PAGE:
China’s benchmark stock index rose as utilities climbed on speculation the government is planning to announce measures to combat water pollution, overshadowing MSCI Inc. (MSCI)’s decision to exclude local shares from global gauges.
Chongqing Water Group Co., which treats urban wastewater, jumped the most in three months and Beijing Originwater Technology Co. surged 5.1 percent. China Business News reported a 2 trillion yuan ($321 billion) plan to curb water pollution has been submitted to the nation’s cabinet. Citic Securities Co., China’s biggest listed brokerage, and Ping An Insurance (Group) Co. led declines for financial shares.
The Shanghai Composite Index (SHCOMP) rose 0.1 percent to 2,054.95 at the close. MSCI, which based its decision on limitations to investing in China’s A shares, said it may consider an inclusion in 2015. The gauge climbed the most in a month yesterday after the central bank said it will reduce reserve requirements for some banks by 0.5 percentage point effective June 16 and authorities allowed new share sales to resume.
“There will be more measures if growth doesn’t stabilize,” said Wang Weijun, a strategist at Zheshang Securities Co. in Shanghai. “The MSCI’s exclusion of China stocks will have a short-term negative impact on the market.”
The CSI 300 Index was little changed at 2,160.77. The Hang Seng China Enterprises Index (HSCEI) slipped 0.2 percent. The Bloomberg China-US Equity Index, the measure of the most-traded U.S.- listed Chinese companies, added 1 percent yesterday.
A measure of utility companies in the CSI 300 gained 0.8 percent, the steepest advance among 10 industry groups. Chongqing Water added 2.8 percent while Beijing Originwater surged the most since April 29.
The plan to curb water pollution will speed up improving water-environment quality and protect its safety, China Business News reported, citing an unidentified official at the Ministry of Environmental Protection. Two calls to the ministry’s news department went unanswered.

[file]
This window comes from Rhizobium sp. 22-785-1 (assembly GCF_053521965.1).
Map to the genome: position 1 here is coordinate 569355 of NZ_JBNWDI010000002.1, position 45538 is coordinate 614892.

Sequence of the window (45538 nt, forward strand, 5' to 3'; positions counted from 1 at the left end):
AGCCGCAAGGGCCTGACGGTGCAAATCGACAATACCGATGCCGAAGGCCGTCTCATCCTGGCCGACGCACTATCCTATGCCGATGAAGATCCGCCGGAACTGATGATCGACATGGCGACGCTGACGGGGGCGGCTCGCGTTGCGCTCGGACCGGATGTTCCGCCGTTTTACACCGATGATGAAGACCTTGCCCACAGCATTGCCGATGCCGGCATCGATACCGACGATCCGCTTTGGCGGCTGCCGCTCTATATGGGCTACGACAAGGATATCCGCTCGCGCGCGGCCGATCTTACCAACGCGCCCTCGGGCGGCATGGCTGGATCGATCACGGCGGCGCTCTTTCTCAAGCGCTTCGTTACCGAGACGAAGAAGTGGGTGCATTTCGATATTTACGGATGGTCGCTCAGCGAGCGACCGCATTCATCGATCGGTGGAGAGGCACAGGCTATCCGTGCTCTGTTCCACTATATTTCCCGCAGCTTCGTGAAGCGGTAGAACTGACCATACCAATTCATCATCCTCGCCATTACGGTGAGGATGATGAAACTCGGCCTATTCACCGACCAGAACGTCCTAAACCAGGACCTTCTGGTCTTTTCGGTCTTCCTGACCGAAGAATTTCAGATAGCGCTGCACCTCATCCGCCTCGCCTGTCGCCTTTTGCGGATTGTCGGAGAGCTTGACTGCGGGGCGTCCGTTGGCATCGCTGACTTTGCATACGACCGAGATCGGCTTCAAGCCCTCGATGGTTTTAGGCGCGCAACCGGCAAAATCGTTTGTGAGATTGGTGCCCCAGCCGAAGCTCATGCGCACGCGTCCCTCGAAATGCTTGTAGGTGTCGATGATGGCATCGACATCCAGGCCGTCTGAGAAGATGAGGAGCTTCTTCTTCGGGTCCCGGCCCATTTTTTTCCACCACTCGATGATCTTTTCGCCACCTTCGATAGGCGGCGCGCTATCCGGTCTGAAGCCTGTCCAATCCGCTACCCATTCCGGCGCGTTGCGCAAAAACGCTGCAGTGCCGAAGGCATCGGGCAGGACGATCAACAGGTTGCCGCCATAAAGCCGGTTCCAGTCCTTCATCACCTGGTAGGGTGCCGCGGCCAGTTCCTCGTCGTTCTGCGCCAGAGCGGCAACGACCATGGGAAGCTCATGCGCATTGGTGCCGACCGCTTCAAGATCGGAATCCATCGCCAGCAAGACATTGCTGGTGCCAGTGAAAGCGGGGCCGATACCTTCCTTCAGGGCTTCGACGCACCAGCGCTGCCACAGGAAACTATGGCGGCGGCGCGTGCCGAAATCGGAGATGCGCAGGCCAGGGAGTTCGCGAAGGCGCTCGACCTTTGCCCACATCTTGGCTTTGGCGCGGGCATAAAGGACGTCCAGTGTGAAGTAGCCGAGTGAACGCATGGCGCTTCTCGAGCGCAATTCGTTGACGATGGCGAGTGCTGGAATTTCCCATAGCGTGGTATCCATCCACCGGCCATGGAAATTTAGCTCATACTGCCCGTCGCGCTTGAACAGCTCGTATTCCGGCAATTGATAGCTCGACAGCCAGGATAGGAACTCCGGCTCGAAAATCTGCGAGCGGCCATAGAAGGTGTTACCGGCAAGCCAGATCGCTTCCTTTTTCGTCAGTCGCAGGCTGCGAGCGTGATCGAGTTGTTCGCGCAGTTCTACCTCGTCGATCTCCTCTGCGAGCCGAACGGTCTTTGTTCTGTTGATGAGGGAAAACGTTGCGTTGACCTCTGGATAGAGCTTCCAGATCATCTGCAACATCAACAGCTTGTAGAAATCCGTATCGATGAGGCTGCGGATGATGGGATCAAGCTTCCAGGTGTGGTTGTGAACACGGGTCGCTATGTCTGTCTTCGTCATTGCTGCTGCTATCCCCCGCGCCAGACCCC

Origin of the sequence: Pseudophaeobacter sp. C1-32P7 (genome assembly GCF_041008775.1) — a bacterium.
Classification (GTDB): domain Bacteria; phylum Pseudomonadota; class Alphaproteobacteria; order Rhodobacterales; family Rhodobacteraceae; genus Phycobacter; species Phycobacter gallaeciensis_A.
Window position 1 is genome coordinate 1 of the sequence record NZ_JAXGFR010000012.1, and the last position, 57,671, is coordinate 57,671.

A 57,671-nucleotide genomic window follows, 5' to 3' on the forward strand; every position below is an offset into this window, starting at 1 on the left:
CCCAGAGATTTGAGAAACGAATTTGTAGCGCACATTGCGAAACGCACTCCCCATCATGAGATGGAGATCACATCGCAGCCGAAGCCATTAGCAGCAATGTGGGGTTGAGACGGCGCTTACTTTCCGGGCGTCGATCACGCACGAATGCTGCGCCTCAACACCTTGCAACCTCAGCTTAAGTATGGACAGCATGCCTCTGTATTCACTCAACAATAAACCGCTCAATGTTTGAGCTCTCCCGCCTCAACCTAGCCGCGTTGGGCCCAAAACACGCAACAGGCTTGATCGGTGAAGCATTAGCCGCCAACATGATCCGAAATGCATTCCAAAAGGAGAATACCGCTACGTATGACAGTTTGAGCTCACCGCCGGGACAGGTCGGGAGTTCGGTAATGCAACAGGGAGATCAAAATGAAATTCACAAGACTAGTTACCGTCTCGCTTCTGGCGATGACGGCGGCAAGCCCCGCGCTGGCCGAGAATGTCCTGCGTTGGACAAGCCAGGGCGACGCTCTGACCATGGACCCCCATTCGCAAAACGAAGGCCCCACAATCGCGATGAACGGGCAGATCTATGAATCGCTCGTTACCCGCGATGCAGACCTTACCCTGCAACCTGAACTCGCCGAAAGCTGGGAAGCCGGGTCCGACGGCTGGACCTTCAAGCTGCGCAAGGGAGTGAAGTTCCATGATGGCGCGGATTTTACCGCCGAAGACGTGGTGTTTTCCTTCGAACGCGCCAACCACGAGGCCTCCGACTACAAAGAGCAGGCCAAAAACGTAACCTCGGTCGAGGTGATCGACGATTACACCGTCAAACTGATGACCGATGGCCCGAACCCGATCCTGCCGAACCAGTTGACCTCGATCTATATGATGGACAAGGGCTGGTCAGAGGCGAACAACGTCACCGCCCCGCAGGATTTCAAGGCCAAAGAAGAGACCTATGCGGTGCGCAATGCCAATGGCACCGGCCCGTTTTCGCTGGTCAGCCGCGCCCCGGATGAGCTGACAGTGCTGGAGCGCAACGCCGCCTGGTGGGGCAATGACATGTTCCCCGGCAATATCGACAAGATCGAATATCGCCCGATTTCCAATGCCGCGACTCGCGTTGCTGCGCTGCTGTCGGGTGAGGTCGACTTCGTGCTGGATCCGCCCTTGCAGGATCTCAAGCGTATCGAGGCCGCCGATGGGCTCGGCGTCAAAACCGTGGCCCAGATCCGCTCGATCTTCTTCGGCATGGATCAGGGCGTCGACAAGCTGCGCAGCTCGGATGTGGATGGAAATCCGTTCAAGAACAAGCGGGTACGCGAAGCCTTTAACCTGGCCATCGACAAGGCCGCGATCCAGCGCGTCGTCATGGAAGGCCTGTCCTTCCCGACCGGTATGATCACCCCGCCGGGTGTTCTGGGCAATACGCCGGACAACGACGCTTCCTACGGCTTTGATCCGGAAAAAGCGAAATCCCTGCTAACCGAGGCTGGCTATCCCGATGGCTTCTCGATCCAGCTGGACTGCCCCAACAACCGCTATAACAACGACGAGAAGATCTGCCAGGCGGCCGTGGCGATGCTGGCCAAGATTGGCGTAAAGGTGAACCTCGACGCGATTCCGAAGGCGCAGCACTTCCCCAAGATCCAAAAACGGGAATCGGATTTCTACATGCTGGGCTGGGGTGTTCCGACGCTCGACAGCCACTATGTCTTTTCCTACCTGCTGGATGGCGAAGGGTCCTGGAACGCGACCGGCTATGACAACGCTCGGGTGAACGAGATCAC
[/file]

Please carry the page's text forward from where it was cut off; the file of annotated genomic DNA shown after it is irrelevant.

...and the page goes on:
About 10 percent of the nation’s surface water was heavily polluted and worse than the level set for agriculture use, the ministry’s vice minister Li Ganjie was cited as saying.
A measure of financial stocks dropped 0.4 percent, the most among the 10 industry groups. Citic Securities declined the most in two weeks while Ping An fell 0.8 percent, the first loss in three days.
MSCI has been consulting with banks and funds on whether to include A shares in its benchmark Chinese and developing-nation gauges for the past year. Some international investors who measure returns against the indexes have said the proposal is unworkable unless China removes the capital controls that limit access to local securities.
“China is making some progress, but it sounds like MSCI wants to see the tradability of A shares before they put them in the index,” Alan Gayle, who helps oversee about $50 billion in assets as a senior strategist at RidgeWorth Capital Management, said by phone from Atlanta yesterday. “MSCI is clearly leaving the door open for the inclusion, but it is contingent on performance.”
The Shanghai Composite has dropped 2.9 percent this year on concern the slowing economy will hurt earnings and new share offerings will divert funds.
China’s statistics bureau is due to release May data on industrial production, retail sales and investment on June 13. Factory output probably expanded 8.8 percent, compared with 8.7 percent growth in April, according to the median estimate in a Bloomberg survey. Inflation accelerated to 2.5 percent last month for the fastest pace since January, the bureau said yesterday.
The Shanghai Composite is valued at 7.6 times 12-month projected earnings, compared with the five-year average multiple of 11.7, according to data compiled by Bloomberg. Trading volumes in the index were little changed from the 30-day average.
To contact Bloomberg News staff for this story: Zhang Shidong in Shanghai at firstname.lastname@example.org